Spending Time Around Traffic Is Literally Destroying Your Brain
New research finds a marked increase in dementia among those living by busy roadways.
The highways around where I live in Portland, Oregon are like congestion voids—black holes or boundless oceans. You go in hoping to reappear elsewhere in the city or beyond, but without any assurance of exiting at all; time and space cease to have any meaning as waves and waves of Subarus roll toward the horizon. As once-plentiful provisions of Planet Money podcasts dwindle, you can feel madness setting in.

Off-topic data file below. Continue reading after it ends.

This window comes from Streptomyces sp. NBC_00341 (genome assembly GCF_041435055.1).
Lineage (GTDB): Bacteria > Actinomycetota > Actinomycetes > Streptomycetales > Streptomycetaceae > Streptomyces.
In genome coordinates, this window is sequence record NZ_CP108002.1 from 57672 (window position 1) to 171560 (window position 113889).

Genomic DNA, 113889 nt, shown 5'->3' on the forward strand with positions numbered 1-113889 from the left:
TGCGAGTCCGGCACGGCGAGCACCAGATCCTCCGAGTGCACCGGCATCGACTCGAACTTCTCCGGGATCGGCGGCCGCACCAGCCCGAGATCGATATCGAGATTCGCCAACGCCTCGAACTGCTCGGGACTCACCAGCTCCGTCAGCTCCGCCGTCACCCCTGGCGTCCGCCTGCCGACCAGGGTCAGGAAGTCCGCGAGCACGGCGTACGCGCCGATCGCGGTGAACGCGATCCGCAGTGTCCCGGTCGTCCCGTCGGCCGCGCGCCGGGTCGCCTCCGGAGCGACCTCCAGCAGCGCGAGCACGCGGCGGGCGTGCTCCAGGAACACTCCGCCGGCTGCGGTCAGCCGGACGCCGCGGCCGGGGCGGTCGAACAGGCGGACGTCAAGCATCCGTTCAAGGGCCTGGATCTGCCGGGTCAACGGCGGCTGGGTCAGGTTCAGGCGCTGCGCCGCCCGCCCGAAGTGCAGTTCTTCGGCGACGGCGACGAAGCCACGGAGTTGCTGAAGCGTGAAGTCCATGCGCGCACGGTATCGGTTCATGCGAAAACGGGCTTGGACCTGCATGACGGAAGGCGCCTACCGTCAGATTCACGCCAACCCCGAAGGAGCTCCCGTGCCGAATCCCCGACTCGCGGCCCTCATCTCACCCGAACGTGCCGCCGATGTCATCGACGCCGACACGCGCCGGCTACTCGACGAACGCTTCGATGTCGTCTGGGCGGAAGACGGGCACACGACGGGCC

As it turns out, being around traffic for extended periods of time may have a very real effect on the human brain. This is according to Health Canada-funded research published this month in the Lancet that looked at the neurological health of two large-scale populations living in Ontario consisting of several million adults each. The study found that those individuals living closest to busy highways suffered from significantly increased rates of dementia, a symptom of irreversible neurodegeneration.
Specifically, the study found that up to one in 10 cases of dementia could be attributed to traffic exposure. This backs up earlier research finding that living near roadways—and the associated air pollution—can be tied to "insidious effects on structural brain aging."
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